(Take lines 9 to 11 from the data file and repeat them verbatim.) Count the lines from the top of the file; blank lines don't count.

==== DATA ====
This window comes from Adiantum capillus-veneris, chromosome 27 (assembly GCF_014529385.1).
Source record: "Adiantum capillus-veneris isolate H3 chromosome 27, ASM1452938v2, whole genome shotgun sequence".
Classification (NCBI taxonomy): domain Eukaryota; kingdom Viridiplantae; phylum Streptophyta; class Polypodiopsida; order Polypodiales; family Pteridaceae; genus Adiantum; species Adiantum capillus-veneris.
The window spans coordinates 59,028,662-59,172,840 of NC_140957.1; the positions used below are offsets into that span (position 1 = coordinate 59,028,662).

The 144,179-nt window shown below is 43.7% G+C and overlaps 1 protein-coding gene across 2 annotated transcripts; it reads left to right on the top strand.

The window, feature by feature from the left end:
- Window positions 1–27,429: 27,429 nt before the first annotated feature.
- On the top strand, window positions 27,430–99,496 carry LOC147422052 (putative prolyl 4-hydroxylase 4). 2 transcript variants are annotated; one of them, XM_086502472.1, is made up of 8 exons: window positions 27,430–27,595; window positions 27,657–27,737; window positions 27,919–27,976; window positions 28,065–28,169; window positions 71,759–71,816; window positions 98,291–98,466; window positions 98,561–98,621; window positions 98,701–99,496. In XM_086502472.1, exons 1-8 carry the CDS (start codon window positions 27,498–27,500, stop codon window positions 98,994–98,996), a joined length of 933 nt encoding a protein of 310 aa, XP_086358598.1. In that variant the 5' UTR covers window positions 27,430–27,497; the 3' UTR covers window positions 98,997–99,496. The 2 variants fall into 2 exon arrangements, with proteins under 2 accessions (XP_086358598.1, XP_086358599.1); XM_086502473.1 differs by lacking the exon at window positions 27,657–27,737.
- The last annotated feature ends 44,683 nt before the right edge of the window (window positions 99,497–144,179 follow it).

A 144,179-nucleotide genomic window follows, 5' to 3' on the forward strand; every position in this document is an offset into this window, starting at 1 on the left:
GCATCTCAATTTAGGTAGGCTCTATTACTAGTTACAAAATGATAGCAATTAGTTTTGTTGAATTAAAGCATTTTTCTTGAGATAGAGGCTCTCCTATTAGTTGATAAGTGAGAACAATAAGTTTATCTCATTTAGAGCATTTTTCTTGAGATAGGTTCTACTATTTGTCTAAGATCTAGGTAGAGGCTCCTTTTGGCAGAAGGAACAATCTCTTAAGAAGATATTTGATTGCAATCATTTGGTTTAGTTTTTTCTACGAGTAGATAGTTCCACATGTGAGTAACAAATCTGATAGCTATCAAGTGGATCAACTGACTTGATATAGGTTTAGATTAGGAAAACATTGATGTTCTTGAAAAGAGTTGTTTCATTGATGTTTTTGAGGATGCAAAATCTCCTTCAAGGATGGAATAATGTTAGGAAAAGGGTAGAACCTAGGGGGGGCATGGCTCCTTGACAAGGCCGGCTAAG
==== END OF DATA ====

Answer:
- The last annotated feature ends 44,683 nt before the right edge of the window (window positions 99,497–144,179 follow it).

A 144,179-nucleotide genomic window follows, 5' to 3' on the forward strand; every position in this document is an offset into this window, starting at 1 on the left:
GCATCTCAATTTAGGTAGGCTCTATTACTAGTTACAAAATGATAGCAATTAGTTTTGTTGAATTAAAGCATTTTTCTTGAGATAGAGGCTCTCCTATTAGTTGATAAGTGAGAACAATAAGTTTATCTCATTTAGAGCATTTTTCTTGAGATAGGTTCTACTATTTGTCTAAGATCTAGGTAGAGGCTCCTTTTGGCAGAAGGAACAATCTCTTAAGAAGATATTTGATTGCAATCATTTGGTTTAGTTTTTTCTACGAGTAGATAGTTCCACATGTGAGTAACAAATCTGATAGCTATCAAGTGGATCAACTGACTTGATATAGGTTTAGATTAGGAAAACATTGATGTTCTTGAAAAGAGTTGTTTCATTGATGTTTTTGAGGATGCAAAATCTCCTTCAAGGATGGAATAATGTTAGGAAAAGGGTAGAACCTAGGGGGGGCATGGCTCCTTGACAAGGCCGGCTAAG